Deeply Divided House Democrats Return to Work — and the Same Set of Problems
By Paul Kane, Ben Pershing and Perry Bacon Jr.
Washington Post Staff Writers
Tuesday, September 8, 2009
After a nearly 40-day recess that was anything but restful, House Democrats are returning to work Tuesday still unsettled over pending health-care legislation and sure only that the people have had their say.
They are in almost the exact position they were in when they left the Capitol in late July. Conservatives are still leery of supporting a government-funded, or public, insurance option. Freshman lawmakers from suburban districts remain fearful of increasing taxes for their wealthy constituents to pay for the new measure and await alternatives from moderate Senate Democrats. And progressives, who are demanding the most far-reaching reform since the Great Depression, are still threatening to bring down the legislation if it does not contain a robust version of the public option.
Dominic Lawson: Seventy years on, we are still appeasing dictators
In dealing with Libya the Foreign Office has been guilty of institutional cringe
Tuesday, 8 September 2009
In this, the week of the 70th anniversary of the outbreak of the Second World War, British newspapers have published entire supplements, setting out once again how the policy of appeasing dictators showed a complete failure to understand the gangster psychology of totalitarian regimes.
Yet the unravelling tale of our current government’s negotiations with the regime of Col Gaddafi is a more enthrallingly contemporary illustration of the unchanging institutional cringe known as the British Foreign & Commonwealth Office. We have learned – chiefly through the medium of government memos leaked to the Sunday Times – how the Foreign Office saw the release from Scottish custody of the convicted Lockerbie bomber, Abdelbaset al-Megrahi, as a way of earning us good favour in the court of Megrahi’s patron and distant relative, Muammar Gaddafi.
Schools Aided by Stimulus Money Still Facing Cuts
By SAM DILLON
Published: September 7, 2009
FLOWERY BRANCH, Ga. – Children are returning to classrooms across the nation during one of the most tumultuous periods in American education, in which many thousands of teachers and other school workers – no one yet knows how many – were laid off in dozens of states because of plummeting state and local revenue. Many were hired back, thanks in part to $100 billion in federal stimulus money.
How much the federal money has succeeded in stabilizing schools depends on the state. In those where budget deficits have been manageable, stimulus money largely replaced plunging taxpayer revenues for schools. But in Arizona, California, Georgia and a dozen other states with overwhelming deficits, the federal money has failed to prevent the most extensive school layoffs in several decades, experts said.
Obama’s back-to-school speech is made public
The White House releases a transcript of the president’s talk to schoolchildren scheduled for Tuesday. Some critics were wary. But the text exhorts students to work hard and follow their dreams.
By Tom Hamburger
September 8, 2009
Reporting from Washington – Conservative activists blasted it as socialist. Worried parents called for boycotts. School administrators struggled over whether to let students hear it.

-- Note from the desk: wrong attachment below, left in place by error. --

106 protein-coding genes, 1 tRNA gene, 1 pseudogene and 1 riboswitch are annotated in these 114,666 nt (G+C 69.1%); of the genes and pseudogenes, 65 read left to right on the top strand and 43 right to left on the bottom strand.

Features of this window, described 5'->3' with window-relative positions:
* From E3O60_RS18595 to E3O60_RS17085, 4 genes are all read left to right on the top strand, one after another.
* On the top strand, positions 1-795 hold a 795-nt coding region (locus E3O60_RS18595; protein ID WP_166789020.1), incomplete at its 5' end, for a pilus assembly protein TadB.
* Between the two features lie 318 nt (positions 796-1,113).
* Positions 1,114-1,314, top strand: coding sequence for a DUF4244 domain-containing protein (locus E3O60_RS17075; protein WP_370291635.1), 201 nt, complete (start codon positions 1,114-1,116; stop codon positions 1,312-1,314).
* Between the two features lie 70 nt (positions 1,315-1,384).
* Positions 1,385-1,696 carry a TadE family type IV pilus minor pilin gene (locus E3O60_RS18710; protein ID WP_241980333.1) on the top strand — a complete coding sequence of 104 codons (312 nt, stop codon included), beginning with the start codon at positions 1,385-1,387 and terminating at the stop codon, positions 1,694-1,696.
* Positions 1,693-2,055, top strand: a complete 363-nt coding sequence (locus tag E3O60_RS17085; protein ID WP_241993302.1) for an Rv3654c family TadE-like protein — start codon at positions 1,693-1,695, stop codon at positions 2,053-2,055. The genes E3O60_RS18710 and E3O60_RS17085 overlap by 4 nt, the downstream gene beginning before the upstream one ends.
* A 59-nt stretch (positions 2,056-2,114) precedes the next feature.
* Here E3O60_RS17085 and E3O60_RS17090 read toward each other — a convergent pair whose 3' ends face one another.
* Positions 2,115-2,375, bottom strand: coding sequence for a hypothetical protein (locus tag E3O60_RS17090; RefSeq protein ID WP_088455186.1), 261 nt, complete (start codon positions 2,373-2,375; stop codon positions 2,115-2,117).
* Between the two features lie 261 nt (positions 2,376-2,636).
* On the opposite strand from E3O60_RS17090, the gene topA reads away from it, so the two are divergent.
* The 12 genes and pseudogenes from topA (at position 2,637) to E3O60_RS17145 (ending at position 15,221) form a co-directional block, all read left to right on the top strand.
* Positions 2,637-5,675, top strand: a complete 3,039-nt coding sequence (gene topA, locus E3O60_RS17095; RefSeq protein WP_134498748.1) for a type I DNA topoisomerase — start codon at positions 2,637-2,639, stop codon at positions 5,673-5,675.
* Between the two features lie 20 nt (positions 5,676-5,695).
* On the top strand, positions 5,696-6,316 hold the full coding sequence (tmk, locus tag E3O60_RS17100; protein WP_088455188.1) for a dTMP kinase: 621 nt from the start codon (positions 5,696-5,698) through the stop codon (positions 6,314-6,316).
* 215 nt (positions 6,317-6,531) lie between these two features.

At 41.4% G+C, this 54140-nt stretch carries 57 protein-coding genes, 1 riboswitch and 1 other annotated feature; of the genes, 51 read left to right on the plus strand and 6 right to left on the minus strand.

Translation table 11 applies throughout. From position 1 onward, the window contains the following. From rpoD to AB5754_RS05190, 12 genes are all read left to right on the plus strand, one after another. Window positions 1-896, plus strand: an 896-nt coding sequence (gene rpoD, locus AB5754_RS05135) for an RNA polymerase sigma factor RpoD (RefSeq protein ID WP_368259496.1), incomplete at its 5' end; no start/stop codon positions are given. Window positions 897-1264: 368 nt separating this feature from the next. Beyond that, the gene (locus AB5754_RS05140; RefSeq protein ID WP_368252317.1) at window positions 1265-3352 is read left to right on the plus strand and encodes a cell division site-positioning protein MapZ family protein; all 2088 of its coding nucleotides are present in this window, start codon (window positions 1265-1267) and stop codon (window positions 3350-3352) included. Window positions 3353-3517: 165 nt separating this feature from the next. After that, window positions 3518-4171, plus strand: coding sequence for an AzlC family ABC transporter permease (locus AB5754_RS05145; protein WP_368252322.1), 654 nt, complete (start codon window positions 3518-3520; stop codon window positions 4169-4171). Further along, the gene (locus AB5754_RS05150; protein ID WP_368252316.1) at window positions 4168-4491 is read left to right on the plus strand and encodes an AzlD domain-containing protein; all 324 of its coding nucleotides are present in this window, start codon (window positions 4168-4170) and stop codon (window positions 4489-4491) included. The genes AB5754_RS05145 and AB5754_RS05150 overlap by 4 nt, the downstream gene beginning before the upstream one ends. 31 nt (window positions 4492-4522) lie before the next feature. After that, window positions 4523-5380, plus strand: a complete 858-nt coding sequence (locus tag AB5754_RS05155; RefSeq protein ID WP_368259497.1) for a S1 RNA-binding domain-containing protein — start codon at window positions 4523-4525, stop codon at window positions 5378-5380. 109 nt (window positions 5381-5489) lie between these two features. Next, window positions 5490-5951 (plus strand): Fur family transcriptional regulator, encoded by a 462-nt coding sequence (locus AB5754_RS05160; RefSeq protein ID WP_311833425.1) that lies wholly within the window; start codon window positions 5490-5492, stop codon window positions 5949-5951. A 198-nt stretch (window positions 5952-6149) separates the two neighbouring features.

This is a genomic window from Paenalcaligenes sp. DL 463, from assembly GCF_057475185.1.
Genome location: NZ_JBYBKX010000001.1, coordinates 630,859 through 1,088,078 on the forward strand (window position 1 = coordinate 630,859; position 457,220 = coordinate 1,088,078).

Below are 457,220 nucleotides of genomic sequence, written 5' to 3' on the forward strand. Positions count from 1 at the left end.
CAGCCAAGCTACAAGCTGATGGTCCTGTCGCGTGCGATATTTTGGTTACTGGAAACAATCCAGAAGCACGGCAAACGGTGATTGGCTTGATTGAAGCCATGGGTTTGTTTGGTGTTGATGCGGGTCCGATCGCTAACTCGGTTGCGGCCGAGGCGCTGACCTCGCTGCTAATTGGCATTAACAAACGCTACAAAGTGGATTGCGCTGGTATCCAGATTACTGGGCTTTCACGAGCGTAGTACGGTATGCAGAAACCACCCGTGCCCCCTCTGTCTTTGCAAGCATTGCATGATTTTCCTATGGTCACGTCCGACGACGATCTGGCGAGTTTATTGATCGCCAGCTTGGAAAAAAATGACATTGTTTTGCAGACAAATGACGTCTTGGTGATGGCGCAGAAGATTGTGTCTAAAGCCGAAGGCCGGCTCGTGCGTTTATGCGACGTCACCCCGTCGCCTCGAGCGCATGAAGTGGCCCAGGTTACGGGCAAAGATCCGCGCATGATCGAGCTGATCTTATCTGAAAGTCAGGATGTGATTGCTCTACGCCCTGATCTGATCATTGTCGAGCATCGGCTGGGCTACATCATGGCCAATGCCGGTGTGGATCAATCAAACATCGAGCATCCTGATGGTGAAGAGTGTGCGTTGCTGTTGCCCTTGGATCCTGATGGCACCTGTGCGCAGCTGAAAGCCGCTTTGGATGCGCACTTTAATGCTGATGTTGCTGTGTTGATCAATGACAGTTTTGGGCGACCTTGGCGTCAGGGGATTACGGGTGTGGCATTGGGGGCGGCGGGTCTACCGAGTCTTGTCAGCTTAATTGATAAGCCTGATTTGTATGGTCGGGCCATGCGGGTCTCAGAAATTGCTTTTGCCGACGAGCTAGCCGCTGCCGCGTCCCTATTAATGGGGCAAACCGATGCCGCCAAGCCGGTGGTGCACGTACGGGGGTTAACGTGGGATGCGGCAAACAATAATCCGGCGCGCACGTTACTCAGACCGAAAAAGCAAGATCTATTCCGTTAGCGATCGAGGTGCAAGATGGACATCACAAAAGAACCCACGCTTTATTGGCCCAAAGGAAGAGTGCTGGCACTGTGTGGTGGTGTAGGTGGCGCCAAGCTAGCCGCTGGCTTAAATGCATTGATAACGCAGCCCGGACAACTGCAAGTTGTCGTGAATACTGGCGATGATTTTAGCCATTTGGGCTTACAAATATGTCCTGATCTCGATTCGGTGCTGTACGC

But in the “back to school” speech Barack Obama plans to give today, he will do what American presidents have done before — urge students to work hard, stay in school and follow their dreams.
“If you quit on school, you’re not just quitting on yourself, you’re quitting on your country,” Obama will say in the speech, which is loaded with similar exhortations.
China must tackle human rights, Mandelson says
Move would help China’s economy and lead to the lifting of EU arms embargo, business secretary tells officials
Tania Branigan in Beijing
guardian.co.uk, Tuesday 8 September 2009 07.35 BST
China should address human rights concerns if it wants the 20-year EU arms embargo to be lifted, Lord Mandelson told young officials in Beijing today.
The business secretary also told an audience at the Central Party school – which trains middle and higher ranking Communist cadres – that promoting human rights such as freedom of expression would help China’s economy to continue growing in the long run.
The arms embargo was imposed following the bloody military crackdown on supporters of pro-democracy demonstrations in Tiananmen Square in 1989, in which hundreds, possibly thousands, died.
Clerics and hardliners vent their fury at Pervez release
Conservatives threaten backlash over student who promoted women’s rights
By Kim Sengupta in Kabul
Tuesday, 8 September 2009
Conservative and religious groups in Afghanistan reacted with fury yesterday to the news that Sayed Pervez Kambaksh, who was sentenced to death for promoting women’s rights, has been freed.
After President Hamid Karzai secretly pardoned the 24-year-old student, hardliners called for an urgent ulama, a meeting of Islamic scholars, to organise protests against the decision.
Mr Kambaksh’s brother, Sayed Yaqub Ibrahimi, said he was “very glad, very happy” at what had happened, and human rights organisations and a number of liberal parliamentarians welcomed the news.
Supporters of Venice’s planned new port put their faith in flood barrier
• Dredging scheme puts city in peril, say campaigners
• Backers rely on biblically named flood barrier
Sam Jones and Fiona Winward in Rome
guardian.co.uk, Monday 7 September 2009 19.23 BST
Twenty-first century Venice would probably confound the famous figures from Byron to Henry James who have visited the watery streets in pursuit of carnal or aesthetic gratification.